Current options include six dogs, each of which is named for a member of The Grateful Dead.

The Jerry is a take on a Sonoran hot dog with lettuce, beans, bacon bits, tomato relish, a drizzle of avocado Tabasco and aioli and a topping of crispy onions and cilantro.

The Jerry
The Jerry

The Bobby mimics a Chicago dog with toppings of pickles, jalapenos, tomato relish, mustard, red onions and celery dust.

The Bobby
The Bobby

There’s The Billy topped with arugula, kraut, a drizzle of mustard and topping of pickled mustard seeds and (of course) dust!

The Billy
The Billy

The Mickey sports arugula, corn salad, avocado Tabasco, cotija cheese, radishes and crispy onions.

The Mickey
The Mickey

Additional options include The Pig Pen (beans, queso, tomato relish, sour cream, cotija cheese, scallions, crispy onions) and The Brent (lettuce, beans, BBQ sauce, ranch, scallions and crispy onions).

And yes, there are corn dogs. Order one for $4 or get two for $6. Each comes with a choice of drizzle (mustard or aioli and ketchup). You can also add queso or house chili for $1 more.

Corn dogs
Corn dogs

Within the next couple weeks, Ciohon says they will also debut their plant-based dog topped with vegan cilantro cream, arugula, pumpkin seeds and pea-co de gallo. The dog will be called The Donna because “Like Donna, it’s an acquired taste. Some people hate it and some people love it.”

If that’s not quite clever enough for you, Ciohon says that specials will be named after the five keyboardists who took turns in the “hot seat” with The Dead over the years.

Don’t ignore the addictively snackable Dooby Dogs dusted fries, which you can get with queso for $5 or loaded up with queso, beans, bacon bits, avocado Tabasco, sour cream, jalapenos, scallions, cilantro and shredded cheese for $8.

Fries with quesoX

House chili is also available. Get it in a 12-ounce portion topped with all the fixin’s ($7).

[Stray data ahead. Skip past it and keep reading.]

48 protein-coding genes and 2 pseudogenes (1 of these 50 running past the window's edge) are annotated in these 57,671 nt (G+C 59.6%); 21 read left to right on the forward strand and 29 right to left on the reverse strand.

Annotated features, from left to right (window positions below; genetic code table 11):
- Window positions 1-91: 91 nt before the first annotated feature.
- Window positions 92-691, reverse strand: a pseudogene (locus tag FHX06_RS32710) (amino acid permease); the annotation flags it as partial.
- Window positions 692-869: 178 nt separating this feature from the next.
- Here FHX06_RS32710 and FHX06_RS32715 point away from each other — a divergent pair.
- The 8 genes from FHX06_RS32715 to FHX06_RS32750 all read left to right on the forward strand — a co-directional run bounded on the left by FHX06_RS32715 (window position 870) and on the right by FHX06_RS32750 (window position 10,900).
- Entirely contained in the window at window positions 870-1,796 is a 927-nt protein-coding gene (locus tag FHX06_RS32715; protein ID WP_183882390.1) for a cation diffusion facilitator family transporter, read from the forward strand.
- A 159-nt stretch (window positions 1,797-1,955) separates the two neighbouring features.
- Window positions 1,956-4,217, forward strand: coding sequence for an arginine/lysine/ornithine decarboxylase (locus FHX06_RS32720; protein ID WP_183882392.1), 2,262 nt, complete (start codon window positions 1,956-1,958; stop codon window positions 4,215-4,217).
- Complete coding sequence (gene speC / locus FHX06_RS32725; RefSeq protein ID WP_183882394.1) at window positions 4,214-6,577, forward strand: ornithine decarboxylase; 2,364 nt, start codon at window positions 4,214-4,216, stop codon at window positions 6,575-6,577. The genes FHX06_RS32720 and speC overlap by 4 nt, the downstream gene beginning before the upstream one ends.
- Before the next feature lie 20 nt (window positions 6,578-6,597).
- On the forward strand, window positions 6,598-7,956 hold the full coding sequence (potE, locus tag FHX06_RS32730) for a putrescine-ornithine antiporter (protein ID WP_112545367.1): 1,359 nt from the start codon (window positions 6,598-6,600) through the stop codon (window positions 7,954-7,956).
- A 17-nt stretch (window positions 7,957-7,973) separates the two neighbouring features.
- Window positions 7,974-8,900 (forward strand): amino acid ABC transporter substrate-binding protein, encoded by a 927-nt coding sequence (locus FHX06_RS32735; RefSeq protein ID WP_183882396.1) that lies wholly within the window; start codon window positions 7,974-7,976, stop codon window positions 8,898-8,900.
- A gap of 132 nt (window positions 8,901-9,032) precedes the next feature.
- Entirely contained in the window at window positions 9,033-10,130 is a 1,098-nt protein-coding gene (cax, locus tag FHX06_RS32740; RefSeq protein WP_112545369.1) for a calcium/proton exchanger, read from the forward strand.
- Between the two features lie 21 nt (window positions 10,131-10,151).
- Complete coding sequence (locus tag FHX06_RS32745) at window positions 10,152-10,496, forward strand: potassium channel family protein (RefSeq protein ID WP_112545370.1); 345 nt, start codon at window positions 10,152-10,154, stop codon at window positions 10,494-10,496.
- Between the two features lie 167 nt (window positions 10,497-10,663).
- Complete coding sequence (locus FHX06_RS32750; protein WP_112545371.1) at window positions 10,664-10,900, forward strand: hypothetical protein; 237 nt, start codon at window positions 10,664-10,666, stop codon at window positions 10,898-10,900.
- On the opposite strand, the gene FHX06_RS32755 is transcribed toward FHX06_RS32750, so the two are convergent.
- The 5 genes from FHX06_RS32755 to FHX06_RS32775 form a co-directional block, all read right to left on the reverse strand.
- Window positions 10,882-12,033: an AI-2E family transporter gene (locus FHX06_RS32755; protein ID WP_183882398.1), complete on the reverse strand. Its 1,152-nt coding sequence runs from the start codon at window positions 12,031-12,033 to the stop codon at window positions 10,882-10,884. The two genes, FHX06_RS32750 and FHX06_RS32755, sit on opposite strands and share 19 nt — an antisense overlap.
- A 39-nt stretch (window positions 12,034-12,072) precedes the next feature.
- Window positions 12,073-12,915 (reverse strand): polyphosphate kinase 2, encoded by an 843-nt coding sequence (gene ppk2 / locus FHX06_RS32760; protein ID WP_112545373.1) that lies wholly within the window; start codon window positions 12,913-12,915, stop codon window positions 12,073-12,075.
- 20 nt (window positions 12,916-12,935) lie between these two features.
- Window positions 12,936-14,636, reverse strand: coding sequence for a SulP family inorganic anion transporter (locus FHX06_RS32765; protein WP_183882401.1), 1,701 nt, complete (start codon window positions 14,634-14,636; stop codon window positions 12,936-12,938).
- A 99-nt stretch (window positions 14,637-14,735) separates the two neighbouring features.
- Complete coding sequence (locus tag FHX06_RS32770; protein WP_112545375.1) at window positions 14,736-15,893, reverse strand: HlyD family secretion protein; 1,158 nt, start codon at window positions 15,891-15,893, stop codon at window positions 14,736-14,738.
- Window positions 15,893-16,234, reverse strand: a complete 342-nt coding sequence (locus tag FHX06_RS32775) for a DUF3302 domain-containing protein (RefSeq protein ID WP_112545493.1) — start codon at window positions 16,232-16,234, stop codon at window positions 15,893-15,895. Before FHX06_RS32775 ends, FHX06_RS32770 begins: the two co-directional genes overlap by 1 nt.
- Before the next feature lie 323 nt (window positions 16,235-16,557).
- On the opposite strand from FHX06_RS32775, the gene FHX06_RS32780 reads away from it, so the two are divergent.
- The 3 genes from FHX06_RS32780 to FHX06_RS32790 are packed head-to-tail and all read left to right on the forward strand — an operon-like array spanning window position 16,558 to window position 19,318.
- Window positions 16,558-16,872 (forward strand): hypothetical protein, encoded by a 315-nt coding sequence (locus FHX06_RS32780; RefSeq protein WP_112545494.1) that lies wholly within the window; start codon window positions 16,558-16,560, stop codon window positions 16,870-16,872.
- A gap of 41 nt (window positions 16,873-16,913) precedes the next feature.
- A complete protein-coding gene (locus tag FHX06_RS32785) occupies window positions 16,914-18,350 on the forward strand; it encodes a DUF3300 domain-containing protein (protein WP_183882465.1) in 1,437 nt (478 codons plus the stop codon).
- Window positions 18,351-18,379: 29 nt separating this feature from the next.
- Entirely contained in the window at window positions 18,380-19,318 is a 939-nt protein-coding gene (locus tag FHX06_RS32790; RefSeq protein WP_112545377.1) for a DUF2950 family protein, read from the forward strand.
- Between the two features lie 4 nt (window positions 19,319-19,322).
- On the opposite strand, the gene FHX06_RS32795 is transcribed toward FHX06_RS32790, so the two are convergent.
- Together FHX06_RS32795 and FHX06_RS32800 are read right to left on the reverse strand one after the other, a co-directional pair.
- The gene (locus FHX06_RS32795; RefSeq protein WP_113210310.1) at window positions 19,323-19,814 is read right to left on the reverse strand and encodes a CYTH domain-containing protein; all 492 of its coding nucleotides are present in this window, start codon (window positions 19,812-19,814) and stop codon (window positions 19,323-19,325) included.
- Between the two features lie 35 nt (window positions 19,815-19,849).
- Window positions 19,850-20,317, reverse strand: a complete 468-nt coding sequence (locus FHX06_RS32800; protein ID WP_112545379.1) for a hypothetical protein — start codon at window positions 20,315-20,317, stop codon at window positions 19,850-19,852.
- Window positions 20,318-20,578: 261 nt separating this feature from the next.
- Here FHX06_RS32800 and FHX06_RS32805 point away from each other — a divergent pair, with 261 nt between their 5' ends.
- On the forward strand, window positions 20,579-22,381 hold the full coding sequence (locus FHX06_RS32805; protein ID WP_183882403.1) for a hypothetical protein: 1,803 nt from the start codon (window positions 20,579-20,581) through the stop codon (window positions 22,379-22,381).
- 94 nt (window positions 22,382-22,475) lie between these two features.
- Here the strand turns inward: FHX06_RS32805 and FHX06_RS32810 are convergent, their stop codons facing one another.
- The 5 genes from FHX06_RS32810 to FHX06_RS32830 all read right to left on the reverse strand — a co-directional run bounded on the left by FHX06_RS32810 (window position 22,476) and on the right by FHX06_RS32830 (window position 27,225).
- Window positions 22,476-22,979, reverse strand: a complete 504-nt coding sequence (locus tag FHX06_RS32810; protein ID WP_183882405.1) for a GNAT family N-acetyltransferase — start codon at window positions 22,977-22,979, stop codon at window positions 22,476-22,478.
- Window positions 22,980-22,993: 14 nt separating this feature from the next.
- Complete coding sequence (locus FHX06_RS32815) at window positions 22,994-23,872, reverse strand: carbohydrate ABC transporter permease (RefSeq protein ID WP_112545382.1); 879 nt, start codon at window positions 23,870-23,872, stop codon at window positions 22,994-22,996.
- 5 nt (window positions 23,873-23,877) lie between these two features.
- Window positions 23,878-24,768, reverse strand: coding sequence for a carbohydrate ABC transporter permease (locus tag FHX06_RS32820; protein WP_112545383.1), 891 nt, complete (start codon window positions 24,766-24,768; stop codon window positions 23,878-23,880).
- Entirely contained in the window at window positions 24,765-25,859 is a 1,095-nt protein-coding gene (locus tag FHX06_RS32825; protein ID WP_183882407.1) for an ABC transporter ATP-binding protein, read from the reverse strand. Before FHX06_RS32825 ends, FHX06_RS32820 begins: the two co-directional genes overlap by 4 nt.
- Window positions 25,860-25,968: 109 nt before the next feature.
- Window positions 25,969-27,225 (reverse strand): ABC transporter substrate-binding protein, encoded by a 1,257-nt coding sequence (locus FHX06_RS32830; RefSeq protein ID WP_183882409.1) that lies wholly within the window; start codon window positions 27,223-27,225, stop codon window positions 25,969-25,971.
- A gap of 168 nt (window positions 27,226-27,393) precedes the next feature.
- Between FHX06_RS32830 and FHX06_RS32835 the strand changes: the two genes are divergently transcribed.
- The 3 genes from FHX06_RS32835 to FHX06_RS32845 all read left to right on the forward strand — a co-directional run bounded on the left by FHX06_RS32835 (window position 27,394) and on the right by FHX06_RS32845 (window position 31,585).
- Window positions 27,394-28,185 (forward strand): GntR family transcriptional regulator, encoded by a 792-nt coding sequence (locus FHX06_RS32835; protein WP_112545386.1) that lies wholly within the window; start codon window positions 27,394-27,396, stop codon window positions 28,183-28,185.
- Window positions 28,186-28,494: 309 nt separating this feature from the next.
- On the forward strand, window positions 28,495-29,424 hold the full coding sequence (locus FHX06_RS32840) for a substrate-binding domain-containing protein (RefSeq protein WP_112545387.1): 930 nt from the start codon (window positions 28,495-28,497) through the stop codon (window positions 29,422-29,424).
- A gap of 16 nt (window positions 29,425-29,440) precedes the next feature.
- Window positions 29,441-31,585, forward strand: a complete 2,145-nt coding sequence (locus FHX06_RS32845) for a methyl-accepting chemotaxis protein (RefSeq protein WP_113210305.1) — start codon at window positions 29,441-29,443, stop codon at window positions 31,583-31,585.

Ultimately, there’s something for pretty much anyone, and it all tastes even better paired up with a Boone cocktail and eaten outside in the shadow of the unofficial best view of the Hon Bridge in the city.   

View of the HonX

Ciohon says that he plans to run the truck on the patio until the weather turns at which point both Taco Moto and Dooby Dogs will move inside for the winter, offering carry-out for both Boone customers and the general public.

He says he’s also hopeful that he can get a satellite location up and running at Ellwood’s Liquor & Tap, 1111 N. Water St., where the concept would operate year-round.

In the meantime, you’ll find the truck serving up premiere riverfront glizzies on the Boone patio every Thursday through Sunday from 6 p.m. to midnight.  Stay up to date by following @DoobyDogs on Instagram. 

Lori Fredrich Senior Food Writer, Dining Editor, Podcast Host

Lori is an avid cook whose accrual of condiments and spices is rivaled only by her cookbook collection. Her passion for the culinary industry was birthed while balancing A&W root beer mugs as a teenage carhop, fed by insatiable curiosity and fueled by the people whose stories entwine with each and every dish. She’s had the privilege of chronicling these tales via numerous media, including OnMilwaukee and in her book “Milwaukee Food.” Her work has garnered journalism awards from entities including the Milwaukee Press Club. 

When she’s not eating, photographing food, writing or recording the FoodCrush podcast, you’ll find Lori seeking out adventures with her husband Paul, traveling, cooking, reading, learning, snuggling with her cats and looking for ways to make a difference.